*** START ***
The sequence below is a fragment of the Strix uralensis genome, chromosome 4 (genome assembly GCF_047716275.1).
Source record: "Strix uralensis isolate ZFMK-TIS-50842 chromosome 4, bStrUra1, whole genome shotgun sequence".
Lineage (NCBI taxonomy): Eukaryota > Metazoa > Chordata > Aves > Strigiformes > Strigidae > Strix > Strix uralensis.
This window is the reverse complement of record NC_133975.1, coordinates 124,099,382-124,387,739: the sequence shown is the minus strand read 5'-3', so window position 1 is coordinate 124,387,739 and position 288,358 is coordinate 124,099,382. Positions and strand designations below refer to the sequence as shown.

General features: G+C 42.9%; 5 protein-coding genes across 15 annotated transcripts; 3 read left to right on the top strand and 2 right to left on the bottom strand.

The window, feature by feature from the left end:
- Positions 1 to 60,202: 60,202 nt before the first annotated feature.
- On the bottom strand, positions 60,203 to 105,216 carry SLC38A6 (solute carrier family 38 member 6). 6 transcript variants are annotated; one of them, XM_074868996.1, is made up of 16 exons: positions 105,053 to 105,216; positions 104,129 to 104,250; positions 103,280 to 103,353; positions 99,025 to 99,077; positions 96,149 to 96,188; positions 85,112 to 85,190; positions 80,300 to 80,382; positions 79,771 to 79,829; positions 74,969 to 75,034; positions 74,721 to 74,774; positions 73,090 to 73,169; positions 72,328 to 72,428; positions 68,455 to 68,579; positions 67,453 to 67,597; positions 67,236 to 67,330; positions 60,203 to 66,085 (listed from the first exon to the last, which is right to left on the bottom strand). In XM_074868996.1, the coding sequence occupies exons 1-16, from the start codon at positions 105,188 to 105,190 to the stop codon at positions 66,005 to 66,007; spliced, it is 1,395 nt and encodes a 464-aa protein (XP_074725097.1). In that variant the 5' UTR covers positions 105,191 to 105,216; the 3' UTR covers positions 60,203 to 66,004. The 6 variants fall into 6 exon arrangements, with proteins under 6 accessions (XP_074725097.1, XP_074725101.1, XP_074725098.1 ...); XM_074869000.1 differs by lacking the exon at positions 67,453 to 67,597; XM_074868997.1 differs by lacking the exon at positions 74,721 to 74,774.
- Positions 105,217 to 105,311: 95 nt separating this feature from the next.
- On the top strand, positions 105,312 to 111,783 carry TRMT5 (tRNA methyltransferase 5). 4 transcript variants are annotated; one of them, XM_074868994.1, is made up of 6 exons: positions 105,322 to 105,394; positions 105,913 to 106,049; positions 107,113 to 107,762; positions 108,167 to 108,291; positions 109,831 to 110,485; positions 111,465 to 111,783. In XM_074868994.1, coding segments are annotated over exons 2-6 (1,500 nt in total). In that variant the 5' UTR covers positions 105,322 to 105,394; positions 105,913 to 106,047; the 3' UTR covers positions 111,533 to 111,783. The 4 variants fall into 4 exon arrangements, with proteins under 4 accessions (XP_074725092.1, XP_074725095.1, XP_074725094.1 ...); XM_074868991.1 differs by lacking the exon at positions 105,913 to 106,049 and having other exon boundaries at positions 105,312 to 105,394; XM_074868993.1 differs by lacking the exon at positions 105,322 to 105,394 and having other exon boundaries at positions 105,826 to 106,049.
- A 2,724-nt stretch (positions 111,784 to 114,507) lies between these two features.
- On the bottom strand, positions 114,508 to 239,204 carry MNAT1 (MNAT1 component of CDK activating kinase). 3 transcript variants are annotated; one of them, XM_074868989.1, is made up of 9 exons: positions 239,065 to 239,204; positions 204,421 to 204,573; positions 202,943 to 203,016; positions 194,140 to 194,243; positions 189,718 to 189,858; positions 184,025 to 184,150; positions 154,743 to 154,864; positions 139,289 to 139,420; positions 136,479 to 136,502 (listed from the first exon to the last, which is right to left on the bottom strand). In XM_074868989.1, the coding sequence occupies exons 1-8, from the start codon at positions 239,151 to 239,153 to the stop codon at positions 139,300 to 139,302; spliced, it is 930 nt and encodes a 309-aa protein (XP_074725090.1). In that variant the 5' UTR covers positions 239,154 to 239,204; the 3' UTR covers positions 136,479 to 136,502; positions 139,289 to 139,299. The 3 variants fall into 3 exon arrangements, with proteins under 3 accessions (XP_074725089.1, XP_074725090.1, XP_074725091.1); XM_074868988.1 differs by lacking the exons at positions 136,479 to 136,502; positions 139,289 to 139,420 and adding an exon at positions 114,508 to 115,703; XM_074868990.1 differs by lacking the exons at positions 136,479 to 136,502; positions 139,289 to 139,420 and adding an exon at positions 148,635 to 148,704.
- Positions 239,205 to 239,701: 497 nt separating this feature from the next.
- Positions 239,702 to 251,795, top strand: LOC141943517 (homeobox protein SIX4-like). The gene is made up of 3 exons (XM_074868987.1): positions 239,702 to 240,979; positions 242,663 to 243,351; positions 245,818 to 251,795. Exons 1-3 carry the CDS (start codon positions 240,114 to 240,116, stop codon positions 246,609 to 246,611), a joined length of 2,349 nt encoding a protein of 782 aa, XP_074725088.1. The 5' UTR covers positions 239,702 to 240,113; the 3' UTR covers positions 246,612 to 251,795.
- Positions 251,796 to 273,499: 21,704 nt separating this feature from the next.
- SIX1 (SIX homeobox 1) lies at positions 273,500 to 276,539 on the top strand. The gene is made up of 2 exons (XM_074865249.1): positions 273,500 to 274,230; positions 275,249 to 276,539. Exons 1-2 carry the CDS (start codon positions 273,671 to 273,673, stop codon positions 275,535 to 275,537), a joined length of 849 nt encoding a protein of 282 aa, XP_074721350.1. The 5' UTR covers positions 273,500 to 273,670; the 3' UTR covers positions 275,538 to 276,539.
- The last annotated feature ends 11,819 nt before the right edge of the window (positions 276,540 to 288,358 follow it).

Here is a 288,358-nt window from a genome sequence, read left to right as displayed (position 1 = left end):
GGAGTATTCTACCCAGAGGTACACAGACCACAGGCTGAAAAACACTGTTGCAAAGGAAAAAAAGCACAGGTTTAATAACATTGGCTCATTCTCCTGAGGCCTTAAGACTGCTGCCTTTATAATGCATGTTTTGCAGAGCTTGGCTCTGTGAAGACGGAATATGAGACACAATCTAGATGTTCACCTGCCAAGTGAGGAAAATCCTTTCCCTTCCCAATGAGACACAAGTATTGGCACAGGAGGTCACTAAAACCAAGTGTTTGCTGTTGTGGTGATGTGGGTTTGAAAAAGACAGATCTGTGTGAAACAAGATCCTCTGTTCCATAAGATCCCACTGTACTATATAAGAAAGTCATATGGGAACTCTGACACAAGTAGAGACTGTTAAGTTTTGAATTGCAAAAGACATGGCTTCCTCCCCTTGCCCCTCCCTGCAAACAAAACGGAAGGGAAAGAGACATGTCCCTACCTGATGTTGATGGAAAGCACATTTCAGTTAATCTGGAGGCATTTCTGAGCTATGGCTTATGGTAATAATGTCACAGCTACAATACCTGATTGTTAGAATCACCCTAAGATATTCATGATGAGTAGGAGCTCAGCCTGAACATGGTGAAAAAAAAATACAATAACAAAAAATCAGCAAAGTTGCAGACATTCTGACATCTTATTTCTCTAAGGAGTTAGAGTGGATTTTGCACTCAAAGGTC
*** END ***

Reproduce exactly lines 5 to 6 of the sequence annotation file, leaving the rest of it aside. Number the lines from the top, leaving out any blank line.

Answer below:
General features: G+C 42.9%; 5 protein-coding genes across 15 annotated transcripts; 3 read left to right on the top strand and 2 right to left on the bottom strand.

The window, feature by feature from the left end: